He was overweight and the kids at his middle school often teased him about his size. Even his teachers sometimes made cruel comments without realizing it. On his last day of school, his math teacher, Mrs. Bell, taught ratios. As an example, she chose the heaviest kid in class and the lightest kid in class . . . Mrs. Bell wrote the ratio on the board, 3:1, unaware of how much embarrassment she had caused both of them.

The narrator describes Stanley Yelnats’s life before being sent to Camp Green Lake. This negative experience in school reveals just one example of cruelty found throughout the novel as Stanley’s peers and even his teachers make mean comments and bully him. The type of treatment described in this scene acts as a foundation for the cruelty Stanley will continue to experience and witness at Camp Green Lake, preparing him for the challenges that lie ahead.

“You thirsty, Caveman?” Mr. Sir asked . . . Mr. Sir opened the nozzle, and the water flowed out of the tank, but it did not go into Stanley’s canteen. Instead, he held the canteen right next to the stream of water. Stanley watched the water splatter on the dirt, where it was quickly absorbed by the thirsty ground.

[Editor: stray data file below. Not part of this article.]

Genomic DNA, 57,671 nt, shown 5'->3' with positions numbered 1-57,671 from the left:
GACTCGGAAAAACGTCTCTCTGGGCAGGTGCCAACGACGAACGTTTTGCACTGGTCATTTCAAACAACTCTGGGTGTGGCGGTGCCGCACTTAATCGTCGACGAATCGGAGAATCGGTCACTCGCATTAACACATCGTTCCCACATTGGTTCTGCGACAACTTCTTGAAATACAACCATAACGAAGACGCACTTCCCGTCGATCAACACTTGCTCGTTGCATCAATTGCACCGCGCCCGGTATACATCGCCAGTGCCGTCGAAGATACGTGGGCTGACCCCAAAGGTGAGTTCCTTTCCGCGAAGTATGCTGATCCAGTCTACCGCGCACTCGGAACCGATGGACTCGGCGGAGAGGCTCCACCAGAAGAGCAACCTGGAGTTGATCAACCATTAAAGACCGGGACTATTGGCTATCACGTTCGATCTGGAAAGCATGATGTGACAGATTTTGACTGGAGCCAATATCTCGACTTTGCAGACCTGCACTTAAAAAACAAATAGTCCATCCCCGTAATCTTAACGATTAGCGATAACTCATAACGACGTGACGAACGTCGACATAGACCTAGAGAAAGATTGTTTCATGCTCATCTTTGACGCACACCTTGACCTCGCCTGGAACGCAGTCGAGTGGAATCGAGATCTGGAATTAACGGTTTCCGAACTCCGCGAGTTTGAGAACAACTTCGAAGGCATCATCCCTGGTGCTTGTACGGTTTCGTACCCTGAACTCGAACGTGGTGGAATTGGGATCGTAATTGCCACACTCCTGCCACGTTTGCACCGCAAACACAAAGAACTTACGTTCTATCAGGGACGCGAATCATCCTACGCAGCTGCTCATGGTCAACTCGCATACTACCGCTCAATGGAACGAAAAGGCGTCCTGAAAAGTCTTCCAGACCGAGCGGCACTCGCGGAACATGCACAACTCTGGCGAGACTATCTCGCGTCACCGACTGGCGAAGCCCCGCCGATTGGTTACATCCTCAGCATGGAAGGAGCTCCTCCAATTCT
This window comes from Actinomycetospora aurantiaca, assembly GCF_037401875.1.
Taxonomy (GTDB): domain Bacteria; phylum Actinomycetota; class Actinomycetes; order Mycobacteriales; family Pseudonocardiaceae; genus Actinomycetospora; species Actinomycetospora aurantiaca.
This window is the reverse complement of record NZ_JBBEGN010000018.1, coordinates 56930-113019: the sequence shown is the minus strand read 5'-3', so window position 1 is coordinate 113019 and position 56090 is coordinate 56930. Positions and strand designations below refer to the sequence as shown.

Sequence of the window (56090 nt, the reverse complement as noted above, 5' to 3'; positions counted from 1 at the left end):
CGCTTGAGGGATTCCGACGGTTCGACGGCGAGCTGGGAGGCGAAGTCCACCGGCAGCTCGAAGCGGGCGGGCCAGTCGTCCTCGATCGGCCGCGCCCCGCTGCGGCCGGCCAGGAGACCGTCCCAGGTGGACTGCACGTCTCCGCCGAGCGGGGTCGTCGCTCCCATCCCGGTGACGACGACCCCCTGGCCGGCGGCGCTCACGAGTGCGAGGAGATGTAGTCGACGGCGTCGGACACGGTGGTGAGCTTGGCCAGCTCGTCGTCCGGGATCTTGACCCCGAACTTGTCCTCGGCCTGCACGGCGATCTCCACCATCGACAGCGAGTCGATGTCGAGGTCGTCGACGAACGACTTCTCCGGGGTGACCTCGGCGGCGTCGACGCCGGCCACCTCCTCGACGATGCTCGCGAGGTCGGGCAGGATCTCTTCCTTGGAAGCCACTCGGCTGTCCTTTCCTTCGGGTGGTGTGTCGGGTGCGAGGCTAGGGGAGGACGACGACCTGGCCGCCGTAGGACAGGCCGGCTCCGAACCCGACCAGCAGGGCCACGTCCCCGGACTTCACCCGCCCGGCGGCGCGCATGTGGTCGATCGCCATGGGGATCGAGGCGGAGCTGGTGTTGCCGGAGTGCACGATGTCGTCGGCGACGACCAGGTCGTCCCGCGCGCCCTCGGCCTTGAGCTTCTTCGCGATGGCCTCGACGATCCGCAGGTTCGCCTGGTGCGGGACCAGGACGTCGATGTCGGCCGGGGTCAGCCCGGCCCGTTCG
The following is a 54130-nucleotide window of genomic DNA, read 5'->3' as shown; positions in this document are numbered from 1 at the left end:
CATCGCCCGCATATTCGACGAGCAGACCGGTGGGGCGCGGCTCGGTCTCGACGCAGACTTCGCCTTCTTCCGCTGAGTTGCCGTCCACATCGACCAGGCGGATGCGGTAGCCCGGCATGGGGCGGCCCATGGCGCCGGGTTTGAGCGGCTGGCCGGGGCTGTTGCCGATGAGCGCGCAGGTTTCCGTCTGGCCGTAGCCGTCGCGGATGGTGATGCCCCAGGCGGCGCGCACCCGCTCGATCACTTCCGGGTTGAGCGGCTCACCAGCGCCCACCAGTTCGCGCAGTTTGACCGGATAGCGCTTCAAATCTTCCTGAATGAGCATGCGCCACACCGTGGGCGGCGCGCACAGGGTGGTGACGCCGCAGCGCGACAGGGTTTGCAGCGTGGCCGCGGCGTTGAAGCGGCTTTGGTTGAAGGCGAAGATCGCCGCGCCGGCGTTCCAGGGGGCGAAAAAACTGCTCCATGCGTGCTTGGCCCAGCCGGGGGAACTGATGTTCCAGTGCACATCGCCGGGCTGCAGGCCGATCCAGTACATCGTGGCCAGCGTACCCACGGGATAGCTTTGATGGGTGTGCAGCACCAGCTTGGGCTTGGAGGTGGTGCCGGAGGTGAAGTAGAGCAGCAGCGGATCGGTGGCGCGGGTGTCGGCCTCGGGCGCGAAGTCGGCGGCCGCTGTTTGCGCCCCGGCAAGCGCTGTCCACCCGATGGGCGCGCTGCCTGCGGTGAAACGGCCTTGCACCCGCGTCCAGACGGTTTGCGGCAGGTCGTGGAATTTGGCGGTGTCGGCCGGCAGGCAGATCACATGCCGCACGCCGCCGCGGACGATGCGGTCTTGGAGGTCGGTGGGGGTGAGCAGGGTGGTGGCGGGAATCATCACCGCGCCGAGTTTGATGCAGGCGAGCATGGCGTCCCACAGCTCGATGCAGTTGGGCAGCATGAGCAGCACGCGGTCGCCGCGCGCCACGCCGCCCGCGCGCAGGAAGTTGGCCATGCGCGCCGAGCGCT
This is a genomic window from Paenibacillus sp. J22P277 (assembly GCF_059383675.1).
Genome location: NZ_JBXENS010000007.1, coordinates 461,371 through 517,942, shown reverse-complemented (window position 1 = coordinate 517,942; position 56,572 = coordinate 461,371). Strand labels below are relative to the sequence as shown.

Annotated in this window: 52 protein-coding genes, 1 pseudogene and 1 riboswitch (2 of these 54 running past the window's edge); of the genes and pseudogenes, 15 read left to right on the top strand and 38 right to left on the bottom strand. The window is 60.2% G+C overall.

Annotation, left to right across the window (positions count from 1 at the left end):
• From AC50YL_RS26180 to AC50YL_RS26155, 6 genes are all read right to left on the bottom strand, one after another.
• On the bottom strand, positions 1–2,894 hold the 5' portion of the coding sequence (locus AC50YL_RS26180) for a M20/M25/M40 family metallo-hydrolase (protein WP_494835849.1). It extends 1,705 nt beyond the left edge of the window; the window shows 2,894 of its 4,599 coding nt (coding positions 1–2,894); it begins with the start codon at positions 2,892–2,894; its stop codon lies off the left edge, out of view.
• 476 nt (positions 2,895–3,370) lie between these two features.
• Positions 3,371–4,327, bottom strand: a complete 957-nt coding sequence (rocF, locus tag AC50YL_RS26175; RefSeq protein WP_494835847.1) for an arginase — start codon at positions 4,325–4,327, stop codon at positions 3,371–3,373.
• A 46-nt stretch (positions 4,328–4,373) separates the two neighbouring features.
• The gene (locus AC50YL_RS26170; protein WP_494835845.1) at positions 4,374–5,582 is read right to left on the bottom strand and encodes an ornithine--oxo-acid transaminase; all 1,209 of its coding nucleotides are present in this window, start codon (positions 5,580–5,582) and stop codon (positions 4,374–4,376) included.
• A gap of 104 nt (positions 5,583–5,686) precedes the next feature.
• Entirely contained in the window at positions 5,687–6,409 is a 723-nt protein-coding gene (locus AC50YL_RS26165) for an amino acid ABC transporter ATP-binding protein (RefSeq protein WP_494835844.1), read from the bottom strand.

The narrator reveals how Mr. Sir uses a basic human necessity, water, to torture Stanley with thirst as payback. Mr. Sir blames Stanley for the rattlesnake venom scratches he suffered at the hands of the Warden. Stanley expected Mr. Sir to punish him somehow, and the counselor’s depriving him of water proves Stanley’s prediction correct. Such a scenario reveals how cruelty and vengeful acts tend to feed each other, triggering future acts of hate and violence.

“Zero’s too stupid to learn to read. That’s what makes his blood boil. Not the hot sun.” . . . Mr. Pendanski handed him the shovel. “Here, take it, Zero. It’s all you’ll ever be good for.” Zero took the shovel. Then he swung it like a baseball bat. The metal blade smashed across Mr. Pendanski’s face.

This exchange between Mr. Pendanski and Zero right before Zero runs away from Camp Green Lake perfectly demonstrates the power of cruelty, one of the novel’s main themes. Throughout the story, Mr. Pendanski is mean to Zero, cutting him down every chance he gets and treating him worse than any of the other boys. In this scene, Zero has finally had enough and retaliates against Mr. Pendanski’s malice, hitting Mr. Pendanski with the shovel. Once again, the theme of cruelty expanding to violence plays out, leading to Mr. Pendanski’s injury and Zero’s risky escape.